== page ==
CONFIG.SYS, placed in the root directory of an MS-DOS boot drive, is the main system configuration file under MS-DOS and related operating systems.

CONFIG.SYS is executed by the DOS kernel, which is stored in IO.SYS, when the system boots. Each line is read, and specifies some configuration element and its setting. Each line is in the form name=value. The following list is not exhaustive.

DEVICE=path {param}
There may be any number of DEVICE lines in a CONFIG.SYS file. Each DEVICE line specifies the path of a device driver that is to be loaded, as well as any optional parameter to be passed to that device driver. Many device drivers come with DOS, including SETVER.EXE, HIMEM.SYS, and ANSI.SYS. Device drivers may indicate one or more character devices or one block device. More recent versions of DOS support an analogous DEVICEHIGH command that will load the driver into high memory.
SHELL=path {param}
The one optional SHELL line should indicate the path and any optional parameters of a command interpreter to load. That is, this line indicates the user interface that DOS should use. If unspecified, DOS traditionally looks for COMMAND.COM in the root of the boot drive, and executes it with the /P parameter, although new versions of DOS may also look for it in other locations. The COMSPEC environment variable should point to the file indicated in this line.
The FILES line should indicate an integral maximum number of file handles that are allowed to be simultaneously open.
Before DOS 2.0, DOS used FCBs, or File Control Blocks, instead of file handles, to manage file access. This line controls the number of this archaic type of file access to allocate. I forget what the difference is between the two integer parameters.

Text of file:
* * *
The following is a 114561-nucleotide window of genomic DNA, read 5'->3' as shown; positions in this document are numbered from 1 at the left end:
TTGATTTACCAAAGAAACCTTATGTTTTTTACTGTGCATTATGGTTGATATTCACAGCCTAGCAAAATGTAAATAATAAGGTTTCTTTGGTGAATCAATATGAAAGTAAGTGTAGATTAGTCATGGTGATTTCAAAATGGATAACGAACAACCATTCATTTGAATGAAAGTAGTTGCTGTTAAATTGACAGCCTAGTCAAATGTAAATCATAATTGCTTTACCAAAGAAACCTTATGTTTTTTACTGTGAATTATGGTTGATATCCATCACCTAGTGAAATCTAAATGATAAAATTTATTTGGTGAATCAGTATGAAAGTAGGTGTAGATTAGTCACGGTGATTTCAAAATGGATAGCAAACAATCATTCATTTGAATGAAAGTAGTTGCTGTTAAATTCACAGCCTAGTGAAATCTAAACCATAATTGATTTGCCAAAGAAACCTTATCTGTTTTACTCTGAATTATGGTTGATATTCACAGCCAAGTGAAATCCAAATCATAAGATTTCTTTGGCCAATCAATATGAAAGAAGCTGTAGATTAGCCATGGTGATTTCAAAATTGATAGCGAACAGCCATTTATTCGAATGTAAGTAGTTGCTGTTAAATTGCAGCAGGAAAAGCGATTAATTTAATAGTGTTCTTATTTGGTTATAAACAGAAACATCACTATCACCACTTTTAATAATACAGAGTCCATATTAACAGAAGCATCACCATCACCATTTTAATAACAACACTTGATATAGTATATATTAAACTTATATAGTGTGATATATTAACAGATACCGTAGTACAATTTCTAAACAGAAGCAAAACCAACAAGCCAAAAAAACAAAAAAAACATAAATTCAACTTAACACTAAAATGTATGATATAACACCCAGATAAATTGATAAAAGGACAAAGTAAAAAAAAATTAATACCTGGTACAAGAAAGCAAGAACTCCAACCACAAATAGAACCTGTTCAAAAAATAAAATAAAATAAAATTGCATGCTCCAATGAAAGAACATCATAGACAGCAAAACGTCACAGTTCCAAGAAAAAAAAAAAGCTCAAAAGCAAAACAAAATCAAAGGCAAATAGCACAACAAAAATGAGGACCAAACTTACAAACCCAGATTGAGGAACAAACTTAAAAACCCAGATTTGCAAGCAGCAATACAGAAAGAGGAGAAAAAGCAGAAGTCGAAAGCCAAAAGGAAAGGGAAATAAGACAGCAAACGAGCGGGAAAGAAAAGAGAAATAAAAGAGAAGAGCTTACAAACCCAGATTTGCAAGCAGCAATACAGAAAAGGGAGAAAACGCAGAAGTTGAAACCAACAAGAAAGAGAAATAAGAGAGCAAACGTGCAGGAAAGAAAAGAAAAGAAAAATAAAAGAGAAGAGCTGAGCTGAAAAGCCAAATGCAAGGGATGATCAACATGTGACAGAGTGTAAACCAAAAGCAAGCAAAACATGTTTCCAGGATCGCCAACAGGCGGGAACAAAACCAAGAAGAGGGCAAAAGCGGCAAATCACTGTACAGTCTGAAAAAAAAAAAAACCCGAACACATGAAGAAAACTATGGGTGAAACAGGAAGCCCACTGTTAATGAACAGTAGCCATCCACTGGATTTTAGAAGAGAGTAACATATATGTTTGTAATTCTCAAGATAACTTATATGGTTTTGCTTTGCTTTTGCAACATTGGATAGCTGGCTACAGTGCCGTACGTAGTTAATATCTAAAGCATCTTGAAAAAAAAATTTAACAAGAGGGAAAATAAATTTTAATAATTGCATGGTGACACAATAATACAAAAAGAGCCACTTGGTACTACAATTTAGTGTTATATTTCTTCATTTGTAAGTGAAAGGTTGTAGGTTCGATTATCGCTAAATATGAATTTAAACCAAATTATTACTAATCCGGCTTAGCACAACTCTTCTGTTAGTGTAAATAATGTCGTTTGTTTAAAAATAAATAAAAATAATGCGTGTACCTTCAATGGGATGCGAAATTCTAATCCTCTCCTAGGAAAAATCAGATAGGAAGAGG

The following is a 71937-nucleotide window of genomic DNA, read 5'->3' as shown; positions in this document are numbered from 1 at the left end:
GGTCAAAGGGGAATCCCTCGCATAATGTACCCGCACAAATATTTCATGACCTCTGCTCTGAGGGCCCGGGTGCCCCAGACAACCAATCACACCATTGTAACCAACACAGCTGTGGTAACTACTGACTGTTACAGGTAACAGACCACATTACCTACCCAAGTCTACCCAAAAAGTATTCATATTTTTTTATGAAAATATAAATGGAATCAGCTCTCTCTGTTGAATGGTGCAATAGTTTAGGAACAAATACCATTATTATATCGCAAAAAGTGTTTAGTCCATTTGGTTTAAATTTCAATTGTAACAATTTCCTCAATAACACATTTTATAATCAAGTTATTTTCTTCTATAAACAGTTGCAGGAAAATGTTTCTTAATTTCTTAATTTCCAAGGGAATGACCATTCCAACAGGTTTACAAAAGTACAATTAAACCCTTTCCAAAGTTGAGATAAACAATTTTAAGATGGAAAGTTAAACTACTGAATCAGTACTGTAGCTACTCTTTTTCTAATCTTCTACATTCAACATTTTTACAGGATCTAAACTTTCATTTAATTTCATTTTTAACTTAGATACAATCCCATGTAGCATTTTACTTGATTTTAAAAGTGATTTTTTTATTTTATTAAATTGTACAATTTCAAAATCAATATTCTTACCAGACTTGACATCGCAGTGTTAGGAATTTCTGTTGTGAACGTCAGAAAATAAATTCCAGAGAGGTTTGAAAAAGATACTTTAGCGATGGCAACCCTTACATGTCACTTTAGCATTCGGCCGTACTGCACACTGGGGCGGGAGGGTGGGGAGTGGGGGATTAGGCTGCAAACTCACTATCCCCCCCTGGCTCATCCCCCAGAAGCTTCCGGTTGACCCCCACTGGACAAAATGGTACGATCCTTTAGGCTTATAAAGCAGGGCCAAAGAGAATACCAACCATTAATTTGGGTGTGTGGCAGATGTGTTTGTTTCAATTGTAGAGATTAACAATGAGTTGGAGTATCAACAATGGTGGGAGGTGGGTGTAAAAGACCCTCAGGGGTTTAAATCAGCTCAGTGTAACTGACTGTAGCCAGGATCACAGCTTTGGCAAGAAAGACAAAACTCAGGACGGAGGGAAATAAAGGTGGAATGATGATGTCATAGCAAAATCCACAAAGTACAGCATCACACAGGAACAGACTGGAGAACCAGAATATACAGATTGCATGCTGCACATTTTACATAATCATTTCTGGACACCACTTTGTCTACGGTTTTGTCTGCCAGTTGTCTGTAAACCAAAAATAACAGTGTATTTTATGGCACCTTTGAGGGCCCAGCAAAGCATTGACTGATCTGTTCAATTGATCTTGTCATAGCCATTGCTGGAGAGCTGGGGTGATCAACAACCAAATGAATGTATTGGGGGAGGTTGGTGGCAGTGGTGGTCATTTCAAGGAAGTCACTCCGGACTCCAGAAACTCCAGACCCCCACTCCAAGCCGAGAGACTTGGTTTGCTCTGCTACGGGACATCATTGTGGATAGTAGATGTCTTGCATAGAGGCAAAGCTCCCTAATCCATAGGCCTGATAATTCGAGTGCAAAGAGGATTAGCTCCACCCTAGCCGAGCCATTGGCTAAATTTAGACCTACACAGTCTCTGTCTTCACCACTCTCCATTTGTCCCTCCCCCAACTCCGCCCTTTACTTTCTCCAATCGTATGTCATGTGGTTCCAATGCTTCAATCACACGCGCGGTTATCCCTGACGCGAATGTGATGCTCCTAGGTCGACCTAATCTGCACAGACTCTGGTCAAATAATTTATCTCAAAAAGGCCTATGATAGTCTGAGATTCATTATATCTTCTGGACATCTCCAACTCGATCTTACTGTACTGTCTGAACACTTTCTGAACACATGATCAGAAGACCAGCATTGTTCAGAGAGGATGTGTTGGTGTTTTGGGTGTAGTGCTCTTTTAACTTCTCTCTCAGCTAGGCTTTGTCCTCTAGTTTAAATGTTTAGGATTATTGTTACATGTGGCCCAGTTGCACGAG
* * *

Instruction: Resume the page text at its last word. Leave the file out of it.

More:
This line specifies two important DOS configuration items regarding memory use in versions of DOS since 5.0. The first indicates if the DOS kernel should attempt to load itself into high memory. The second indicates if DOS should make UMBs, or Upper Memory Blocks, available for loading user programs and device drivers. It is necessary to make UMBs available to use the DEVICEHIGH and LOADHIGH commands, in addition to loading EMM386.
This line should specify the last available drive letter that DOS may allocate. LASTDRIVE=Z is the maximum.
Turns on or off control-C checking.
REM text
This indicates a comment. This is only supported in versions of DOS since 5.0.

There are third-party utilities that can be used to load an MS-DOS device driver from the command line after CONFIG.SYS has been executed, thereby saving you a reboot. In addition, some versions of IBM's PC DOS, as opposed to MS-DOS, come with such a utility.

CONFIG.SYS is still executed under versions of Windows that are based on DOS, but not those based on the NT kernel.

OS/2 also has a CONFIG.SYS file, and it is quite important in that operating system as well. In supports numerous commands above and beyond those of the DOS CONFIG.SYS. In Windows NT, CONFIG.SYS has largely been rendered obsolete as a configurator in favor of the Registry. Please see also AUTOEXEC.BAT and MSDOS.SYS, other important DOS configuration files.

Like all my write-ups, please bear in mind that this is not cut-and-paste; this is all from memory. Scary, eh?

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